• Faster burst: Shoots at higher frequency (5 vs 3 flaps/sec) to capture the decisive moment.
  • Ready to shoot: Comes with an integrated lens, while the E-410 requires a separate lens.
  • More compact: Is smaller (113x65mm vs 130x91mm) and will fit more readily into a bag.
  • Easier travel charging: Can be conveniently charged via its USB port.
  • Easier file upload: Has wifi built in for automatic backup or image transfer to the web.
  • Easier device pairing: Supports NFC for fast wireless image transfer over short distances.
  • More modern: Reflects 8 years and 7 months of technical progress since the E-410 launch.

If the number of relative strengths (bullet points above) is taken as a guide, the RX1R II is the clear winner of the contest (20 : 7 points). However, the relative importance of the various individual camera aspects will vary according to personal preferences and needs, so that you might like to apply corresponding weights to the particular features before making a decision on a new camera. A professional wedding photographer will view the differences between cameras in a way that diverges from the perspective of a travel photog, and a person interested in cityscapes has distinct needs from a macro shooter. Hence, the decision which camera is best and worth buying is often a very personal one.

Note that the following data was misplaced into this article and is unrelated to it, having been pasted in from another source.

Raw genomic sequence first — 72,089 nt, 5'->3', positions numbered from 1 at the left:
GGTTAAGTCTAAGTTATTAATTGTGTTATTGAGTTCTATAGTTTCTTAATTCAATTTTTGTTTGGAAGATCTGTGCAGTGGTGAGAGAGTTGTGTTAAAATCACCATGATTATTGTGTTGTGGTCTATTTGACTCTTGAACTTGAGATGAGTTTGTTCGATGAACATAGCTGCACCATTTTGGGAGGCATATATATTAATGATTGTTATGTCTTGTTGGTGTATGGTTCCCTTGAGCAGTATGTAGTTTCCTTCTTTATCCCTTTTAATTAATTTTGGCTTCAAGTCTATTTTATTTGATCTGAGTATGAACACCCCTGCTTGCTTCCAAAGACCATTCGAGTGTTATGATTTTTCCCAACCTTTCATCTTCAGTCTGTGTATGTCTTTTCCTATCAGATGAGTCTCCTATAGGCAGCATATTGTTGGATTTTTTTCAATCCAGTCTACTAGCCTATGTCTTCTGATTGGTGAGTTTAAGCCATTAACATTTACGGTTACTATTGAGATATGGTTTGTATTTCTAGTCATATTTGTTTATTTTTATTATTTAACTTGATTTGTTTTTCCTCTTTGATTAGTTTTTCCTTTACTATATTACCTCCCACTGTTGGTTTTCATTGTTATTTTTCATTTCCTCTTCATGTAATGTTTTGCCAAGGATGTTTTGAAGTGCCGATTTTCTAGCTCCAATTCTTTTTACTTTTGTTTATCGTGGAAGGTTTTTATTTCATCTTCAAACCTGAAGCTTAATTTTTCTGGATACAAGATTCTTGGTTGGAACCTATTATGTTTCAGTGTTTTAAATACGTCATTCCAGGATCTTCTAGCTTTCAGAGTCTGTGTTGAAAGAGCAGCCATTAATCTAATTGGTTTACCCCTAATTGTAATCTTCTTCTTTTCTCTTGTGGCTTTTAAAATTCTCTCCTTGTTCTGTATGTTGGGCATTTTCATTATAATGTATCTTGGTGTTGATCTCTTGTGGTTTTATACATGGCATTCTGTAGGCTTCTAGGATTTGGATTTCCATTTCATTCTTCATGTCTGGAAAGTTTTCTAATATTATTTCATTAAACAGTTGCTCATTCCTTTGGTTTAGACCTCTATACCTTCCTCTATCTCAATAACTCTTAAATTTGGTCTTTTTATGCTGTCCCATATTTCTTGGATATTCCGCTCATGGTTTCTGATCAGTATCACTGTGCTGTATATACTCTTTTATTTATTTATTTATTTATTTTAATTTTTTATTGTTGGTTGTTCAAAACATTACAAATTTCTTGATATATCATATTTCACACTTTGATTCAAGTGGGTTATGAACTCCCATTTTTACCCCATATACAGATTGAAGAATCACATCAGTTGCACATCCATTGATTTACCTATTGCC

E-410 07:20 RX1R II

How about other alternatives? Do the specifications of the Olympus E-410 and the Sony RX1R II place the cameras among the top in their class? Find out in the latest Best DSLR Camera and Best Prime Lens Compact Camera listings whether the two cameras rank among the cream of the crop.